The Scoop: Gentle giants of the ocean
Manta Rays are gentle giants, quietly cruising the open sea in search of plankton and other food. They are pelagic fish, which means that they live neither close to the bottom of the ocean (like stingrays) or near the shore. The larger species, M. birostris, tends to migrate across the ocean either by themselves or in groups, while the smaller species, M. alfredi, usually sticks to one territory.
Mantas are “filter feeders” (like baleen whales, clams and sponges); they swim open mouthed in the water and swallow large amounts of plankton, shrimp and krill. They have two large flaps in front of their bodies that they use to help scoop even more plankton into their rectangle shaped mouths.
They might live alone or in groups of up to 50, and are often found to associate with other groups of fish species, marine birds or marine mammals. They can dive up to 400 meters or 1,200 feet, but usually just swim idly through the ocean as they eat.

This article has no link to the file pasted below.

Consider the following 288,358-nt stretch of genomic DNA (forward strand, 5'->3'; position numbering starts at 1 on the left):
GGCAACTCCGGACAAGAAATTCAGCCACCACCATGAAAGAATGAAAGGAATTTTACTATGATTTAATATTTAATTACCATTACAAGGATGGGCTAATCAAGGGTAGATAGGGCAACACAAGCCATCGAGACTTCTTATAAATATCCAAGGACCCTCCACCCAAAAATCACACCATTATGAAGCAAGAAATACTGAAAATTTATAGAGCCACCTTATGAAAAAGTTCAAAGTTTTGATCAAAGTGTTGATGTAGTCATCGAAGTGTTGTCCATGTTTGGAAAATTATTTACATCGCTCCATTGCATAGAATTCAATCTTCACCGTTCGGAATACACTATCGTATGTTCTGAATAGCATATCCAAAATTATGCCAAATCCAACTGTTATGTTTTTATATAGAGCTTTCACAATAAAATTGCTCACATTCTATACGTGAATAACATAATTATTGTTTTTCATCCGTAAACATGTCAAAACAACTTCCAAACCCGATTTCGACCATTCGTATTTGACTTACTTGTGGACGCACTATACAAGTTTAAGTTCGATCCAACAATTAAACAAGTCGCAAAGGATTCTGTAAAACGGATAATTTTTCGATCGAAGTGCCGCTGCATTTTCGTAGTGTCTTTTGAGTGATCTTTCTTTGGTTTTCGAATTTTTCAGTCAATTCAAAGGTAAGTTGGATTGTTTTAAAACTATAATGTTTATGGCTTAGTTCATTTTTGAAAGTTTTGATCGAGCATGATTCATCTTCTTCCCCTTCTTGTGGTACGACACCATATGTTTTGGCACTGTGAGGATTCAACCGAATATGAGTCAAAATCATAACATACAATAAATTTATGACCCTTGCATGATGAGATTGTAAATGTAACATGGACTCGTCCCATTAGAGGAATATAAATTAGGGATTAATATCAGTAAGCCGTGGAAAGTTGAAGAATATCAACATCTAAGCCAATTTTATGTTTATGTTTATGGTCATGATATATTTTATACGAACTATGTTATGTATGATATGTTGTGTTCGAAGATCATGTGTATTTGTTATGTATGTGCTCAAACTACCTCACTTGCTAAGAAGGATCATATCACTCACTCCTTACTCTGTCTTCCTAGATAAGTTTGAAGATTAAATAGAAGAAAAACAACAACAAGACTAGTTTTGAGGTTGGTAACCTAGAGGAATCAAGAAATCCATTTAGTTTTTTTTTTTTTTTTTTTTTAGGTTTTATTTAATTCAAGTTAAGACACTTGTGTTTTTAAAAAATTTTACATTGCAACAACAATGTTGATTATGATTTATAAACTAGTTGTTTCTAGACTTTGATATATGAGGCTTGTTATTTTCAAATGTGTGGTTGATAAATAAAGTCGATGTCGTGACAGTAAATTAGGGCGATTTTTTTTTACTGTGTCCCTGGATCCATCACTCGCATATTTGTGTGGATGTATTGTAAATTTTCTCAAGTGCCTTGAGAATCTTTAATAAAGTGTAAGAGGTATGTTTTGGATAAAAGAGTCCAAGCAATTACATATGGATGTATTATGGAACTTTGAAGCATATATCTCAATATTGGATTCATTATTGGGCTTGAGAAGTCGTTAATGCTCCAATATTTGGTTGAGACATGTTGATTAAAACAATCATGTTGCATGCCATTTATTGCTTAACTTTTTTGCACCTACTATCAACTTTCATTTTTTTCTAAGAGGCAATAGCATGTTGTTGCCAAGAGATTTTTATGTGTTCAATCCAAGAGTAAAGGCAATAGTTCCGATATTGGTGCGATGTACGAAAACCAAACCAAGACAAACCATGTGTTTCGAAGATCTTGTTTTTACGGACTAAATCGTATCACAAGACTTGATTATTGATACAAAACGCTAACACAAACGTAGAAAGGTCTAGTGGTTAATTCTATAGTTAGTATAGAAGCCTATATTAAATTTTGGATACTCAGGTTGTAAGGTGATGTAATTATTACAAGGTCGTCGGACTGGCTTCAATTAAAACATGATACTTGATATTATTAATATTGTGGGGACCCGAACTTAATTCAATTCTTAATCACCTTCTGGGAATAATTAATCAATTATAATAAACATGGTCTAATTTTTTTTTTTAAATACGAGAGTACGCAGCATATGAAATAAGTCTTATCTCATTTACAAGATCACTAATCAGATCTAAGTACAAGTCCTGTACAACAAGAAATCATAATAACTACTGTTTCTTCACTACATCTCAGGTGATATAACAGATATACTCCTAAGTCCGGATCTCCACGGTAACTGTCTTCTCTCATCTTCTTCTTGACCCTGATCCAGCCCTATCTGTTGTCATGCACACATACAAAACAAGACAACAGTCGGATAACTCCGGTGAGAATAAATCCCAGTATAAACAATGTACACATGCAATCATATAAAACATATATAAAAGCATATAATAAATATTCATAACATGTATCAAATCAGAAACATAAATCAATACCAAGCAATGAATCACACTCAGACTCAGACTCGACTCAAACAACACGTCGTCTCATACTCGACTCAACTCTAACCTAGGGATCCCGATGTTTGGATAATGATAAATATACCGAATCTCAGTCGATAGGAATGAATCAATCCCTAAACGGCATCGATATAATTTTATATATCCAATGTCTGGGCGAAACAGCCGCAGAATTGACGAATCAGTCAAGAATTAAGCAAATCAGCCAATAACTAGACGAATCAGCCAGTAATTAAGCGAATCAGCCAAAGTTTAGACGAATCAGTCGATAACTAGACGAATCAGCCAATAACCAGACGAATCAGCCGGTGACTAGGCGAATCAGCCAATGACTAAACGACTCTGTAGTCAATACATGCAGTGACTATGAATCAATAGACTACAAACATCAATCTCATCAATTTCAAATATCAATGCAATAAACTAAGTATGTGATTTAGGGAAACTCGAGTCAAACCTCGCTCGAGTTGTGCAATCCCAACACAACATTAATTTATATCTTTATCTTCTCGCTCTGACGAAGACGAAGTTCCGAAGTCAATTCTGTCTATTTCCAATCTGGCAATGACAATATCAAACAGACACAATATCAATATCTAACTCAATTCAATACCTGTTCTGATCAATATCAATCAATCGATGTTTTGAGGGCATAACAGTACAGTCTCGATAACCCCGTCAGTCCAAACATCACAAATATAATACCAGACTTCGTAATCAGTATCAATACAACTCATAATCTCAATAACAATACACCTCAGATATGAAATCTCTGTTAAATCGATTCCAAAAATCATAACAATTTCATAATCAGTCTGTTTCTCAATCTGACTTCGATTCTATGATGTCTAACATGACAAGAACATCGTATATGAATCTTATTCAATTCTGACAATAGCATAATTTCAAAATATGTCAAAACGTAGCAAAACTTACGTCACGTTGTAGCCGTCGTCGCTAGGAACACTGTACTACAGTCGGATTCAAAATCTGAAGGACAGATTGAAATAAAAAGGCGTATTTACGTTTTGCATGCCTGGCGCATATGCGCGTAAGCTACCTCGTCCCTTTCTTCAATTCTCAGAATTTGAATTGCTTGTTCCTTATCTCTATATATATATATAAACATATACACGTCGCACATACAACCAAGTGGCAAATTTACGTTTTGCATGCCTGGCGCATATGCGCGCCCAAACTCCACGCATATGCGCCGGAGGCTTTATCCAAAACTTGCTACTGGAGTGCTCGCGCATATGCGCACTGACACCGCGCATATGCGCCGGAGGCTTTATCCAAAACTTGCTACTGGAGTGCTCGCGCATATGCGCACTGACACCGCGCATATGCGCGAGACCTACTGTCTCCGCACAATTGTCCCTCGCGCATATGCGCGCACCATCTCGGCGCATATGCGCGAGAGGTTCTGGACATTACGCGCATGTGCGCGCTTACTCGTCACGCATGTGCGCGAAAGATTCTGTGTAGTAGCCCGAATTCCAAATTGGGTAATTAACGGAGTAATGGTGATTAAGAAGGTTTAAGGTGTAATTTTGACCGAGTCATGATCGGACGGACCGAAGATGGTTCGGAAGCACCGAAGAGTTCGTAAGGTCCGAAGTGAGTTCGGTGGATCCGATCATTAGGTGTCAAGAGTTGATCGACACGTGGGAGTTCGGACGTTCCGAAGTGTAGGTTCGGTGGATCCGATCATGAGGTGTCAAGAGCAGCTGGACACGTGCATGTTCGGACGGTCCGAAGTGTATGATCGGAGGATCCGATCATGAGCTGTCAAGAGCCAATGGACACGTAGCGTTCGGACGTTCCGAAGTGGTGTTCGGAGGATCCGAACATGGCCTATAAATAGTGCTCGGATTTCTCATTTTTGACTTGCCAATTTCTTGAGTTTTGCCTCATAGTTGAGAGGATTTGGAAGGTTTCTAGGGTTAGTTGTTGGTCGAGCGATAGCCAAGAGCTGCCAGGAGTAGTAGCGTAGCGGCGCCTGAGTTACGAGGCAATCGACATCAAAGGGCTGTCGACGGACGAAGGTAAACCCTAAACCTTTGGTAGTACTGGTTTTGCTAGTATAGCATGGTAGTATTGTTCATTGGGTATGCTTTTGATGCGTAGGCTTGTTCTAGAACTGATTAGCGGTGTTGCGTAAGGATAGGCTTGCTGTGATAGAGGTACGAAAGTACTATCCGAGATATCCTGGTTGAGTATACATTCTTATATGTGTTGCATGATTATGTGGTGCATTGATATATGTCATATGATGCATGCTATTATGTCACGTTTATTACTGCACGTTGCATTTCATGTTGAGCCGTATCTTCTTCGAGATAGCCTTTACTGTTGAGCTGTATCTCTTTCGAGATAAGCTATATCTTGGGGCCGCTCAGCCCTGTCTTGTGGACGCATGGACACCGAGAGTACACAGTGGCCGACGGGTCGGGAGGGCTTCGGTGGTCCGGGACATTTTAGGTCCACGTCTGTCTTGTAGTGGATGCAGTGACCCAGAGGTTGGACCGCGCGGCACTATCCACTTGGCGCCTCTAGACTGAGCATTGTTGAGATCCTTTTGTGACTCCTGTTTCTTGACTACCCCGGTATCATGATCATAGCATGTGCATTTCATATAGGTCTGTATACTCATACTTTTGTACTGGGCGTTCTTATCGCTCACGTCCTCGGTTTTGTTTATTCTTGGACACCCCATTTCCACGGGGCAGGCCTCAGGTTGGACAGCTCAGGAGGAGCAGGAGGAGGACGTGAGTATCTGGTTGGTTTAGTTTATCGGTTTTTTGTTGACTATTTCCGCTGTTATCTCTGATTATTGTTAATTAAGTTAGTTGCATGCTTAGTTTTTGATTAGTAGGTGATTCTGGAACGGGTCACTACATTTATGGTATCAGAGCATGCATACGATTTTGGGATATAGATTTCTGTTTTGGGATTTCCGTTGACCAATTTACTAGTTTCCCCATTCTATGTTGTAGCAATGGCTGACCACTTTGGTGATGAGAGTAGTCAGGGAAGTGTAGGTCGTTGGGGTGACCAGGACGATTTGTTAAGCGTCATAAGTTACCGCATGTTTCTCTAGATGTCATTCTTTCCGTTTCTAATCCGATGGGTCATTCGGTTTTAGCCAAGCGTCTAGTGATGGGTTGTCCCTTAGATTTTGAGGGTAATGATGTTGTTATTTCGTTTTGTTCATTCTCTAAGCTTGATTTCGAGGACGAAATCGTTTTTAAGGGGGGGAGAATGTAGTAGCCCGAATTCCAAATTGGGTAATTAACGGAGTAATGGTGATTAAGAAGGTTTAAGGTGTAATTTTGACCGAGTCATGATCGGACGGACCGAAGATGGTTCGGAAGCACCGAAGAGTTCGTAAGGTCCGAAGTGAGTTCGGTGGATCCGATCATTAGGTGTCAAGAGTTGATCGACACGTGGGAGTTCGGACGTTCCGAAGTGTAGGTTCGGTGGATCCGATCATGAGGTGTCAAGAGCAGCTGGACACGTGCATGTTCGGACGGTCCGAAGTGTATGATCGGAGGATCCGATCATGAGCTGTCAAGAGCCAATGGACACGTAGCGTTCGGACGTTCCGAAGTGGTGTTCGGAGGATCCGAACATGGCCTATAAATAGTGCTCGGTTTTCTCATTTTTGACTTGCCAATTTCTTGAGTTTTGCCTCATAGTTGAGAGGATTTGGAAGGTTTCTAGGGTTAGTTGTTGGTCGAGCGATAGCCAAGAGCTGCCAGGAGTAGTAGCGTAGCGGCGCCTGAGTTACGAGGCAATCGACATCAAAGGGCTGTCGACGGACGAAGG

Females will carry the eggs of their young for over a year. The pups are born tightly rolled up like a burrito, but quickly expand their fins. Since they are born fully developed, they take care of themselves immediately in the great big ocean.
- The word “manta” is Spanish for “blanket”.
- Manta rays have 300 tiny, peg-like teeth, about the size of a head of pin.
- Like sharks, it has never been scientifically verified that manta rays sleep!
- Unlike stingrays that like to bury in the sand, manta rays swim the open oceans and only use the sand of the sea bed to get clean.
- Manta rays have large brains. In fact, they have the largest brain to body weight ratio of any fish (making it just about as smart as a dolphin).
- Manta rays look similar to devil rays, but one key difference is the manta ray’s dog-ear-like plankton “scoopers” at the front of its body.